All of us are enthralled by the large, High Cascade volcanoes such as Mount McLoughlin and Mount Shasta. But did you know there were much older but just as impressive volcanoes, now humbled by erosion, forming the northeastern ridges of our valley?
These rocks, lying west of the High Cascades, are known collectively as the Western Cascades Volcanic Group (or Little Butte Volcanics) to which Mount Baldy, Grizzly Peak and Pilot Rock belong.
These volcanic rocks extend from southern British Columbia to the eastern part of the Shasta Valley. In our area, rocks range from about 21 to 38 million years old (late Eocene to Miocene), though their eastern extent is covered by an extensive blanket of High Cascades volcanic rocks.
Rafters jouncing white-knuckled along the Klamath River, which cuts through the “blanket,” will see younger Western Cascades rocks extending almost to Klamath Falls.
The Western Cascades consist of a complex array of overlapping volcanoes displaying a wide range of compositions. Very fluid to sluggishly flowing lava and volcanic ash formed during periods of intense eruptions. However, most rocks consist of broken fragments embedded in a finer matrix (breccia) deposited on volcanic flanks as muddy debris flows or rock avalanches. Exposures of Western Cascades rocks are seen along Highway 140 to the plateau just beyond Lost Creek Reservoir, Highway 66 to Howard Prairie, and Interstate 5 from the Siskiyou Summit to the state line.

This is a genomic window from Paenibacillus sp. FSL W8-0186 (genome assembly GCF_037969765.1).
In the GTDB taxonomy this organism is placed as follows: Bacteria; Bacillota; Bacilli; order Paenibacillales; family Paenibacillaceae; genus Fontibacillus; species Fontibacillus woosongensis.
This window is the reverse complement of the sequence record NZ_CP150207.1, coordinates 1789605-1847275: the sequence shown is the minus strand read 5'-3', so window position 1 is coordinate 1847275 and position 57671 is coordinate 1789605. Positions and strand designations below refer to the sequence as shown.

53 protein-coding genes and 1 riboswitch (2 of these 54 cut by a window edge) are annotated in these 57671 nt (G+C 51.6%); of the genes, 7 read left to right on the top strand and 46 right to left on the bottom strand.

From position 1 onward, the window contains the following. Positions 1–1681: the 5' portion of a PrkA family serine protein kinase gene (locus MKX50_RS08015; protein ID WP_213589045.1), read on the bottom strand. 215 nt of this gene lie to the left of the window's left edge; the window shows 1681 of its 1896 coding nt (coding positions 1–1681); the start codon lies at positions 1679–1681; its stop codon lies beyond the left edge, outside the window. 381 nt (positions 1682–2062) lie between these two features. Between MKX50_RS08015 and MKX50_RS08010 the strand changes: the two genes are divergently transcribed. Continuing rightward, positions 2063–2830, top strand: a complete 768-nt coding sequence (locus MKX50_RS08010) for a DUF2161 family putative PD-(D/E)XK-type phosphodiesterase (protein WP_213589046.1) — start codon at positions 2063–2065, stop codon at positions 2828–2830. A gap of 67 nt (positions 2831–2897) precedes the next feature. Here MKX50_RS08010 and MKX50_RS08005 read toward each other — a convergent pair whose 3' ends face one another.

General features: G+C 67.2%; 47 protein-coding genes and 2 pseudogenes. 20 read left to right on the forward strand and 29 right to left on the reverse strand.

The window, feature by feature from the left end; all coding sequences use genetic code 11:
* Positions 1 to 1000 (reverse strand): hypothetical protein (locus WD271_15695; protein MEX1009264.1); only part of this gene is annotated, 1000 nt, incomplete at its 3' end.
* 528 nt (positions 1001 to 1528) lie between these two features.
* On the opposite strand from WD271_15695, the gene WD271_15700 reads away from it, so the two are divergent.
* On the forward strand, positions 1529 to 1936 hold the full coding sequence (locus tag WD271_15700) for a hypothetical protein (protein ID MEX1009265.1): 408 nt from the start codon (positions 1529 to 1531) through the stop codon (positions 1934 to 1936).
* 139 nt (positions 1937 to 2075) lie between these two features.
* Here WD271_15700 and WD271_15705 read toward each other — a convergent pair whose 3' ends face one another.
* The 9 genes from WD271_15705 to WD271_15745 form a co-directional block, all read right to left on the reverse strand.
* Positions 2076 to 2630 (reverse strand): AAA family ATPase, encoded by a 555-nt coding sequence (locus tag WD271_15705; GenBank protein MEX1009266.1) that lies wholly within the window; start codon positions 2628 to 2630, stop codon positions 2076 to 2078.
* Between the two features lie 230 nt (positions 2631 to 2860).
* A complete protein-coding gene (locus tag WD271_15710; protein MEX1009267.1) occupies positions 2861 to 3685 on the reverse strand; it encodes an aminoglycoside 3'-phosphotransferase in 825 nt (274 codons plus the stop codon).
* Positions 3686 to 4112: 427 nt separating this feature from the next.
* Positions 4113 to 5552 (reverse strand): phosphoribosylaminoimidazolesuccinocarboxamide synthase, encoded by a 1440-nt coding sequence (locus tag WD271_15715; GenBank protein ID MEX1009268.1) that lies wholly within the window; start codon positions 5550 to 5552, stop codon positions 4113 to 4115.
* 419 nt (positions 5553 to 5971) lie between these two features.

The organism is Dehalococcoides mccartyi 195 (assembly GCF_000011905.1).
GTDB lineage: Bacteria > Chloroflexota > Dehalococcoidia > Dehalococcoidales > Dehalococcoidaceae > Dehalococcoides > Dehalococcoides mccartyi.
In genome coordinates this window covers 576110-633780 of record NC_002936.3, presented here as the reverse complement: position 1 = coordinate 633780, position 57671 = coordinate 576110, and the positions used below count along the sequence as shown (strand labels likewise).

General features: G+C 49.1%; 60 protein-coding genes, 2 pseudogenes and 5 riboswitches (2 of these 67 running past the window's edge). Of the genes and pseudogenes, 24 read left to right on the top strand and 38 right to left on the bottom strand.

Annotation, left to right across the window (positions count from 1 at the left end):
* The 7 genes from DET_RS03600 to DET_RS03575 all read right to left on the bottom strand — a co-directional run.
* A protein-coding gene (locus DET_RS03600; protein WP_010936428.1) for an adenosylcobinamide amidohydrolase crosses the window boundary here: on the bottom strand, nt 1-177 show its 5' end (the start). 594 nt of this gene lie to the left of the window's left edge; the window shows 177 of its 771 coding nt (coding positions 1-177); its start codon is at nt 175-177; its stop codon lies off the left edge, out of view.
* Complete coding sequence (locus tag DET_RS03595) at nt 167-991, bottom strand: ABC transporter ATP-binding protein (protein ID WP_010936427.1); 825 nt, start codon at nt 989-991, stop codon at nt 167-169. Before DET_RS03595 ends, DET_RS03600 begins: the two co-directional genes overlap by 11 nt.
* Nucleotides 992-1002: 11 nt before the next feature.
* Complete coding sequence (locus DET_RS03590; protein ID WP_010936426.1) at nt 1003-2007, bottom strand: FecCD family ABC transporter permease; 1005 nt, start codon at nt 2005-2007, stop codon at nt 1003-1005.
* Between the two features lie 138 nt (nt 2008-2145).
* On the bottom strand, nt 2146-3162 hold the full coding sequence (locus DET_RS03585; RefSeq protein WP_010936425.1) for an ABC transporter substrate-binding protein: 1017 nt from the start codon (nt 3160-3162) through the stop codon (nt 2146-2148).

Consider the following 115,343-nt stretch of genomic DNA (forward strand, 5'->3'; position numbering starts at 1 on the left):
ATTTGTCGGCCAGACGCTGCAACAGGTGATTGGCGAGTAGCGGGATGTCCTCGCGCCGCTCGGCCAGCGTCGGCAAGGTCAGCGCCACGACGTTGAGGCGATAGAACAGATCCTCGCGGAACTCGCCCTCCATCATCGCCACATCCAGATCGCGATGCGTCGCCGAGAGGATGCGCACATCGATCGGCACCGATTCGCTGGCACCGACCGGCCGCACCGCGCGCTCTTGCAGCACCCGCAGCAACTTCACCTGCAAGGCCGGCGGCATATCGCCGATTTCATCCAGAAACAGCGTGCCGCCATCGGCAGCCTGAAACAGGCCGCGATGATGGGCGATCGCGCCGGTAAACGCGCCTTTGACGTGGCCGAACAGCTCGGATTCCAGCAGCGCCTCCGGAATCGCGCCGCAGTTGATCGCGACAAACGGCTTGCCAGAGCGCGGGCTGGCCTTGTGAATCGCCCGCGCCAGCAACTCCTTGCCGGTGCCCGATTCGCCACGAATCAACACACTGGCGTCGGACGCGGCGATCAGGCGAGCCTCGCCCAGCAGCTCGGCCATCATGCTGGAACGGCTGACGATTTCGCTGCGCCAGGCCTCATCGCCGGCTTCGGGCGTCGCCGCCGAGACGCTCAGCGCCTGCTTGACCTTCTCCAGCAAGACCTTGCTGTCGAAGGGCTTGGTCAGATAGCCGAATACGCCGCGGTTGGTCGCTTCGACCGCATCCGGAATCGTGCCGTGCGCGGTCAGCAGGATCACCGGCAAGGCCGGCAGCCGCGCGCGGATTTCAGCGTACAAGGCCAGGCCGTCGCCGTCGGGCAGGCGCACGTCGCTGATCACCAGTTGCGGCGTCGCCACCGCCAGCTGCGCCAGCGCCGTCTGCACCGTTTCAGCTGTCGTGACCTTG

The Siskiyou Summit is a great place to observe shallow stream deposits on the flank of an old volcano. Look at the base of white volcanic tuff (ash) deposits to see dark, flattened tree trunks and carbonized leaf fragments.
The West Coast of North America was as active then as it is today. The earth's crust was stressed, producing earthquakes that broke and tilted early volcanic deposits, subjecting them to erosion. New volcanic material was deposited on their humbled remains. The upper part of the older Payne Cliffs Formation, discussed in an earlier article, heralded the onset of volcanism, yet it, too, was broken and eroded, especially to the south, producing a chaotic and non-uniform history.
Do we see any easily recognizable, Mount Fuji-like volcanoes? Sadly, no. The Western Cascades rocks have been multiply eroded, buried by younger volcanic rock to depths of at least five to possibly seven kilometers, tilted toward the east, and broken by faults, obliterating most traces of individual volcanic centers. Like Indiana Jones, they've had great adventures but a very hard life!
Jad D'Allura is emeritus professor of the former Southern Oregon University Geology Department. Reach him at firstname.lastname@example.org.